I just received a link to some wonderful varieties of daffodils, tulips & other bulbs that can be planted in the winter. They are lovely…
It is possible to plant some vegetables at home. I have started some tomatoes in my garage this year for next season, and it is possible to start broccoli & carrots now if you haven’t planted them yet – especially if you are growing on a small scale indoors or in front of your house.
Yesterday, I brought my large pots inside (one has blooms and very late watermelon). I also started some winter veggies such as peas (I am planning to add those to the large pot with my yucca plant). I also seeded some carrots alongside my tiny fall tomato sprouts. My plan is to overwinter these starts and repot them outside in spring 2021 when the temperature increases again. Last time, the leaves of the tomatoes turned purple but the plants did not die. Tomatoes are actually perennials, although the majority of people plant them as annuals. Bring any tomato plants that you want to overwinter indoors (i.e. garage, shed, greenhouse) before there is frost. A light frost will kill your tomato plant.
I have been drying and saving some heirloom seeds as well. This was possible because I was already growing heirloom plants before the pandemic began and I have heirloom seeds from previous years – they can be difficult to find in stores. My local garden center introduces seeds for the next year in December; this is when I would recommend buying them and storing them in your refrigerator. A good site that multiple successful gardeners have recommended is Johnny Seeds.
Today, while I was walking, realized I can make my own row cover by sewing together used dryer sheets. This is very simple. They are a similar thickness. I tried covering 2 squash sprouts this past spring; both plants produced vegetables later on along with a few fruit plants at home (cantaloupe, watermelon and zucchini). I have gotten no zucchini this year, but I do have one watermelon. Next year, I may try seeding earlier because this could help.
In order to make your own row cover, sew dryer sheets together in rows and then sew the rows together. I tried sewing a large square all at once so that I could create a double layer of dryer sheets to try to protect against frost; but this took a lot of time and may not be necessary. If you want a double layer, you may have enough dryer sheets from your laundry that you can sew two sheets, or wrap one sheet around a cage twice.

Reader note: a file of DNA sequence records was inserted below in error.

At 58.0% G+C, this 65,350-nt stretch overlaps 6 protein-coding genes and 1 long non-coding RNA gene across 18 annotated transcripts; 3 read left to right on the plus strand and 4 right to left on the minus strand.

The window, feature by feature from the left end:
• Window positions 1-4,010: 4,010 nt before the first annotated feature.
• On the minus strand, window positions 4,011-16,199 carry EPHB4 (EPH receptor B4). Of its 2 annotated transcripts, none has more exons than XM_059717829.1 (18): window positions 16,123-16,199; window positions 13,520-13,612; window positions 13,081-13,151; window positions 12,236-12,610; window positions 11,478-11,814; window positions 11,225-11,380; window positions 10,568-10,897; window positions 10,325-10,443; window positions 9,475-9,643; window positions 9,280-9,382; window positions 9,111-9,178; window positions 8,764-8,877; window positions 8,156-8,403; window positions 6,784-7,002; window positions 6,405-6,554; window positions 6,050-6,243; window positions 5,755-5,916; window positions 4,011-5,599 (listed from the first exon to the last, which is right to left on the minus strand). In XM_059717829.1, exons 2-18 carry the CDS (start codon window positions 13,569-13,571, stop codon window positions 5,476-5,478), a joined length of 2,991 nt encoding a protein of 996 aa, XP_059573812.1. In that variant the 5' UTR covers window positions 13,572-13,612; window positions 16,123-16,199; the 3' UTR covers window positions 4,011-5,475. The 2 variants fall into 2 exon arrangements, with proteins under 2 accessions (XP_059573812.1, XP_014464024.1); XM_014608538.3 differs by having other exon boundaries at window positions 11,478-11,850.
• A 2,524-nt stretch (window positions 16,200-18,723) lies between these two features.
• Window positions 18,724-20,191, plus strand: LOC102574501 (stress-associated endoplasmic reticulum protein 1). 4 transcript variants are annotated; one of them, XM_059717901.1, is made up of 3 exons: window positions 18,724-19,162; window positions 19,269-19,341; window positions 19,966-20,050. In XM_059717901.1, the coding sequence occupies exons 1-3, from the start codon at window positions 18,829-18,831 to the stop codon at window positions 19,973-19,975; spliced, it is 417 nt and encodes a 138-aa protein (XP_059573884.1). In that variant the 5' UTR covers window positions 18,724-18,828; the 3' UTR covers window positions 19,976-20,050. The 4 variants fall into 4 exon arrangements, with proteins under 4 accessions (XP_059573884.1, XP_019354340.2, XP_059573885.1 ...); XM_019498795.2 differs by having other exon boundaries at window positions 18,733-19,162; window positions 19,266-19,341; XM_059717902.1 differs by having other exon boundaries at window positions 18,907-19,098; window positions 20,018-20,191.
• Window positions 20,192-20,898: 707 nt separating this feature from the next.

I’ve been told it looks like ghost… if nothing else, it is appropriate fall decor.
In some parts of the USA recently, it has been hot. Depending on your personal preference, this may mean you have perfect days to work outside, or you want to know what you should do to avoid the heat!
It is possible to avoid the heat by doing as much work as possible as early as possible in the day. This may mean getting up a bit earlier to garden or start outdoor chores (such as feeding horses, pulling weeds, planting vegetable starts, etc.). If you’re like me & you are OK with the heat, just make sure you have plenty to drink!
I’m interested in seeking books about founding a faith-based nonprofit. Does anyone have recommendations? I’m particularly interested in books about forming a board. Thanks.
I am getting ready to make purchases again to send to Operation Gratitude. Please use the link below…
|The Secret Rescue: An Untold Story of American Nurses and Medics Behind Nazi Lines|
By Cate Lineberry / Back Bay Books
In November 1943, an Army Air Force flight with 26 nurses and medics on board crash-landed in Nazi-controlled Albania. For months they prayed desperately to be rescued while hiding with villagers. This harrowing, real-life tale tells of their group’s division, exhausting journey through mountains and to the British at the coast, and their recovery. 304 pages, indexed, softcover.
The last title I listed just became available recently. I find it particularly relevant right now; as all medical personnel, both inside and outside of the military, are taking a lot risks right now to save lives.
This is a common weed… Adding corn gluten can help your lawn.
This outbreak is creating challenges with the stay-at-home order, etc. However, it does provide a quiet time for attention to the yard and gardening is becoming important. It’s great if you have a planting calendar. My peas went out slightly late this year; so they aren’t as mature as they would have been otherwise; but they are doing OK. I plan to wait it out for them. Lettuce is another early crop. The first seeding is probably ready to pick, unless you had to wait because of rain (like I did). I plan to start a second round of seeds this weekend. Being able to grow your food at home is an excellent way to save money during this time – especially if you already had seeds you were planning on planting anyways.
“On the first day of the week, very early in the morning, the women took the spices they had prepared and went to the tomb. 2 They found the stone rolled away from the tomb, 3 but when they entered, they did not find the body of the Lord Jesus. 4 While they were wondering about this, suddenly two men in clothes that gleamed like lightning stood beside them. 5 In their fright the women bowed down with their faces to the ground, but the men said to them, “Why do you look for the living among the dead? 6 He is not here; he has risen! Remember how he told you, while he was still with you in Galilee: 7 ‘The Son of Man must be delivered over to the hands of sinners, be crucified and on the third day be raised again.’ ” – Luke 24: 1-7
I seeded my first vegetables & flowers yesterday! I’m going to start more today in my front yard I think. I want to start some lettuce & oregano… Also tomatoes. Started now, they will be large enough to bury 2/3 of the plant the way they are supposed to be planted. This provides the plant a stronger root system.